Another cartoon depicts Bechdel engaging in oral sex with another female while reading James and the Giant Peach to each other.

There are other graphic masturbation and oral sex scenes throughout the book.

As an educator, I find myself thinking about how I could possibly justify this book, on any professional ground. Time is a teacher’s most precious commodity. Every competent teacher must carefully choose their curriculum, giving preference to the most important and meaningful works in their discipline. To choose one is to reject others. I must be able to absolutely justify the necessity of every work I’ve chosen. There is so little time to cover any material, professionals cannot ethically imagine wasting it. Students can explore the trivial, titillating and pornographic on their own time.

In addition, I can’t imagine how a professional would approach their colleagues or administrators about something like this. “I think all incoming freshmen should read a comic book about lesbian sex and suicide. It will open them up to things they’ve never done before.” Rational people would think not having done those things a good thing in general, but at Duke, apparently that’s not an issue:

A press release from the university says that students will participate in both small group discussions and as a ‘larger community’ during freshmen orientation. Anand told Campus Reform that school leaders hope these discussions ‘will be a really interesting ice breaker.

Cool!   What possible better ice breaker could there be than a discussion about suicide and lesbian sex?  It would be even better if people volunteered to demonstrate their sexual preferences, wouldn’t it?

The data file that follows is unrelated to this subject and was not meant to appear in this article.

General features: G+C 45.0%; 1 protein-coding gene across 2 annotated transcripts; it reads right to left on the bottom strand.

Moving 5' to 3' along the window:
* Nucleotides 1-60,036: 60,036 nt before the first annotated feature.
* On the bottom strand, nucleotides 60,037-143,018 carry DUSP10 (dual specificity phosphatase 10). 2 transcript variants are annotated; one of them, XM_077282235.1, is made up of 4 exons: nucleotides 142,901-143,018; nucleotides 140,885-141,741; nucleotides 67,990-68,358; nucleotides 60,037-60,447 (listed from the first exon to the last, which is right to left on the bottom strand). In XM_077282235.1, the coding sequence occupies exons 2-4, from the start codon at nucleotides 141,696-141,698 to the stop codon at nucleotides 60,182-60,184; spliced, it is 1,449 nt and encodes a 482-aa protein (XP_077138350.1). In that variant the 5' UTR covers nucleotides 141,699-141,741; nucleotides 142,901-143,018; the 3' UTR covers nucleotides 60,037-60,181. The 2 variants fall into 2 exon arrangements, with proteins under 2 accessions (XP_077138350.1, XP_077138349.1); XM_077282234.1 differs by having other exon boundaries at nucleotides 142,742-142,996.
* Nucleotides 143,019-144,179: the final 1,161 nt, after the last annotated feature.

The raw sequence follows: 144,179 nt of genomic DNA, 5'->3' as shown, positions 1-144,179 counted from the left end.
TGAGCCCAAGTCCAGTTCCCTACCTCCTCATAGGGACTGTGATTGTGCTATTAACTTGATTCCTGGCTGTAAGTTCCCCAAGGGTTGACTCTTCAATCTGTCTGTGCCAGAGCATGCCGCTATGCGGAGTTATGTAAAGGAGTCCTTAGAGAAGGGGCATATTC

I think it will be a great vehicle for conversations among the incoming class about art and storytelling; about personal and sexual identities; about truth and lies, and the harm both can cause; and about judgment and forgiveness,’ selection committee member Simon Partner, a professor of history and director of the Asian/Pacific Studies Institute, said in the university press release.

‘Because of its treatment of sexual identity, the book is likely to be controversial among students, parents and alumni.

No! What makes you think that?

I think this, in turn, will stimulate interesting and useful discussion about what it means, as a young adult, to take a position on a controversial topic,’ Partner said.

Well sure. But what position?  Top?  Bottom?  And what better subject than lesbian sex, and suicide, for that! Without this book, how could college students ever be expected to take positions on controversial topics? I’m sure none of them have ever done that before.  Take positions on controversial topics, I mean.  I’m sure some of them have done that before.

But Duke isn’t forcing this on the kiddies, no. Well, yes; Duke is mailing a copy to every incoming freshman, which kind of suggests Duke expects them to read it, and Anand admits they are coercing kids that way, because if they didn’t, many kids wouldn’t read it. And she also admits that they’ll be forced to be a part of the “discussions.”